Canon MAXIFY GX5020/GX5050/GX5060 review

The Canon MAXIFY GX5020/GX5050/GX5060 is great for high-volume printing if you don’t need a scanner

Canon MAXIFY GX5020/GX5050/GX5060
(Image: © Matthew Richards)

Digital Camera World Verdict

There’s no point buying a printer with a built-in scanner if you don’t need to scan or photocopy anything. As a single-function printer, this Canon keeps things simple, omitting the scanner featured in the two pricier models in the range, while driving down the purchase price. A bigger consideration for the busy home or small office is running costs and, with its MegaTank design, replenished by cheap bottles of ink rather than expensive cartridges, this is where the Canon comes into its own. Print quality is excellent for mono and color documents, less so for glossy photos.


  • +

    Robust pigment-based inks

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    High-volume ink tanks

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    Low running costs


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    Fairly high initial purchase price

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    No built-in scanner

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    Photo quality is mediocre

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Sold as the Canon MAXIFY GX5020 in the USA, the GX5050 in Europe, and the GX5060 in Australia, this printer sits at the bottom end of a trio of Canon printers that are ideally suited to the busy home or small office. Unlike the two more upmarket models, it’s a printer pure and simple, with no built-in scanner and therefore no auto document feeder. It also has a smaller and more basic mono LCD screen, rather than a color touchscreen but, for printing prowess it matches the pricier GX6020/6050/6060 and GX7020/7050/7060 in the range for performance and running costs.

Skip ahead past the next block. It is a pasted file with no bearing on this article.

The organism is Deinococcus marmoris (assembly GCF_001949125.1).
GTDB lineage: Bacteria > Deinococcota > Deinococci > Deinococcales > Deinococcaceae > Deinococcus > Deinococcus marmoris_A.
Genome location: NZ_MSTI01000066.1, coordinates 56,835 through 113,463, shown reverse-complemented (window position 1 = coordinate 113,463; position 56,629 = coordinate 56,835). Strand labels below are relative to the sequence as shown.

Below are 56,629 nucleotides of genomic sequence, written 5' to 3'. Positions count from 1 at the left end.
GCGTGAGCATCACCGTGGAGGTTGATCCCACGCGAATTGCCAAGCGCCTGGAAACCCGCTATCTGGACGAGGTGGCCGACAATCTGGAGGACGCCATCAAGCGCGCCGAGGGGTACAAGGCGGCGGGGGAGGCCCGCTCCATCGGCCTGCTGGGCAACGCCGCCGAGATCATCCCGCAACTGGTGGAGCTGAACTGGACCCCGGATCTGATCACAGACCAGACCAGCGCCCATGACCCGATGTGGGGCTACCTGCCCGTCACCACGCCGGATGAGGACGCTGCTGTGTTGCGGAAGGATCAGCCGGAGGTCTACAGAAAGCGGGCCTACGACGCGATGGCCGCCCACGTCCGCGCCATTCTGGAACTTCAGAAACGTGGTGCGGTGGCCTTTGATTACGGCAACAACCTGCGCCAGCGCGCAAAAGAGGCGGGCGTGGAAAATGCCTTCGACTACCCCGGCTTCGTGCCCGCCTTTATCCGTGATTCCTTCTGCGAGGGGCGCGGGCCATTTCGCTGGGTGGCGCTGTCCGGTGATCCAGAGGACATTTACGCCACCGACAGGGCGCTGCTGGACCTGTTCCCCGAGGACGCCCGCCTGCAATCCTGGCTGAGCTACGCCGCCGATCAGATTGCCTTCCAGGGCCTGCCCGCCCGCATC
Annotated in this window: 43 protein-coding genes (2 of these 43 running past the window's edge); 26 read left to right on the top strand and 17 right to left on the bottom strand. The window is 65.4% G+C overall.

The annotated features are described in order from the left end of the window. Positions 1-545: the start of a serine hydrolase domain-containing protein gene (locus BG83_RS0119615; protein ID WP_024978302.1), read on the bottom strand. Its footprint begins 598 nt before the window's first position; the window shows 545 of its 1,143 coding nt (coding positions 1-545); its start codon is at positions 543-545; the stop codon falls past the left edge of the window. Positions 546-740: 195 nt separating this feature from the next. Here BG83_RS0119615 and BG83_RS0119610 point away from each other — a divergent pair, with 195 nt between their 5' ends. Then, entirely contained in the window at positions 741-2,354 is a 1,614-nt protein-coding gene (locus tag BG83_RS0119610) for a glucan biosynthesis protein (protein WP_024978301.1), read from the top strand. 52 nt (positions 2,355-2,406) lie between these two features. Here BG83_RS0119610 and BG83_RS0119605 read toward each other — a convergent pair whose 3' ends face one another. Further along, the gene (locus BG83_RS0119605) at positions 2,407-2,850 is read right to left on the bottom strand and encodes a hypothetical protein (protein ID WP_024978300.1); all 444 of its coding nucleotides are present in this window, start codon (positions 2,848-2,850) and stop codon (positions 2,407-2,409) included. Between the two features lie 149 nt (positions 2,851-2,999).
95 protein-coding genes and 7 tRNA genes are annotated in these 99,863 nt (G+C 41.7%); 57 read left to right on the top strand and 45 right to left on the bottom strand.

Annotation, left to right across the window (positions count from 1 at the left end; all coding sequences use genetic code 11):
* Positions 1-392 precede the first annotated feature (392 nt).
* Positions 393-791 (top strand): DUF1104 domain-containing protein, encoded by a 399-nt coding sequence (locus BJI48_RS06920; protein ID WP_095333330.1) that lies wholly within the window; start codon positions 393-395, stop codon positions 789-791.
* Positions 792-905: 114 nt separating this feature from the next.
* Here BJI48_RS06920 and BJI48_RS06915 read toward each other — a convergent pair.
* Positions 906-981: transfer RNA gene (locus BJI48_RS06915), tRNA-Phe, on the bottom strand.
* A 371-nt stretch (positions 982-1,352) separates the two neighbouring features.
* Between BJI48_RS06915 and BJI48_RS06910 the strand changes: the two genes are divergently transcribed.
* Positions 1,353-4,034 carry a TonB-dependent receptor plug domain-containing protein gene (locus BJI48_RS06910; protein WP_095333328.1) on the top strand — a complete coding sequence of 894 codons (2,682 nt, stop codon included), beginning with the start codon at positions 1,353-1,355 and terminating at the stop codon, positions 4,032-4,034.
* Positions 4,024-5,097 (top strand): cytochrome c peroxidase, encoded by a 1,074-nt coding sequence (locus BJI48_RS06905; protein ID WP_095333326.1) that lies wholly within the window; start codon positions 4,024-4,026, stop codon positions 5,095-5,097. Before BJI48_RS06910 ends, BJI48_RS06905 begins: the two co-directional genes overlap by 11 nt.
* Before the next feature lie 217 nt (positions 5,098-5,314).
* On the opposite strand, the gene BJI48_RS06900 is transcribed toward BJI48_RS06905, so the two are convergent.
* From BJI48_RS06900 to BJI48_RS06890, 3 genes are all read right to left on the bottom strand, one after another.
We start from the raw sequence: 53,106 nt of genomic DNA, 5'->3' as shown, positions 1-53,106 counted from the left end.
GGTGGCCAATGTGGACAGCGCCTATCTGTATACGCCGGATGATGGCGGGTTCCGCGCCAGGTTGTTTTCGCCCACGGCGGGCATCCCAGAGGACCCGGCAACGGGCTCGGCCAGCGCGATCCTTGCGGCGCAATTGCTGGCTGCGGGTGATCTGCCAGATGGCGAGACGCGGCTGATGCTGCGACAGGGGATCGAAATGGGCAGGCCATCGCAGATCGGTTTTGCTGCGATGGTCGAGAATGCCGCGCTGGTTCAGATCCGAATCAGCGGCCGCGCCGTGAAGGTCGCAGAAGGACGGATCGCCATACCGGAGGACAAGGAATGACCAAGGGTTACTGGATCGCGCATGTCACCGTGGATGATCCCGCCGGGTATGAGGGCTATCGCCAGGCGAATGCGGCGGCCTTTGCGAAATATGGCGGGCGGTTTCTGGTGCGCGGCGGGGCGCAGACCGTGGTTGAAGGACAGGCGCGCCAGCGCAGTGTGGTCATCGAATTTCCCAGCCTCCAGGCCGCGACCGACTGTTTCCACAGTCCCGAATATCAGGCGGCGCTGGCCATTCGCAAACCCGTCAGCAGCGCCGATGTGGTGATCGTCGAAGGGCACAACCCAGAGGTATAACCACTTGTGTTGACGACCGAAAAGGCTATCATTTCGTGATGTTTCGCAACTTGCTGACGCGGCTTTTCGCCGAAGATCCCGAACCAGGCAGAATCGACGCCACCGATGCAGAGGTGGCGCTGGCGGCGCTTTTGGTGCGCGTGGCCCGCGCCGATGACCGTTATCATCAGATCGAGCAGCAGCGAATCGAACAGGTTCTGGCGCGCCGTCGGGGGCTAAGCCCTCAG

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Matthew Richards

Matthew Richards is a photographer and journalist who has spent years using and reviewing all manner of photo gear. He is Digital Camera World's principal lens reviewer – and has tested more primes and zooms than most people have had hot dinners! 

His expertise with equipment doesn’t end there, though. He is also an encyclopedia  when it comes to all manner of cameras, camera holsters and bags, flashguns, tripods and heads, printers, papers and inks, and just about anything imaging-related. 

In an earlier life he was a broadcast engineer at the BBC, as well as a former editor of PC Guide.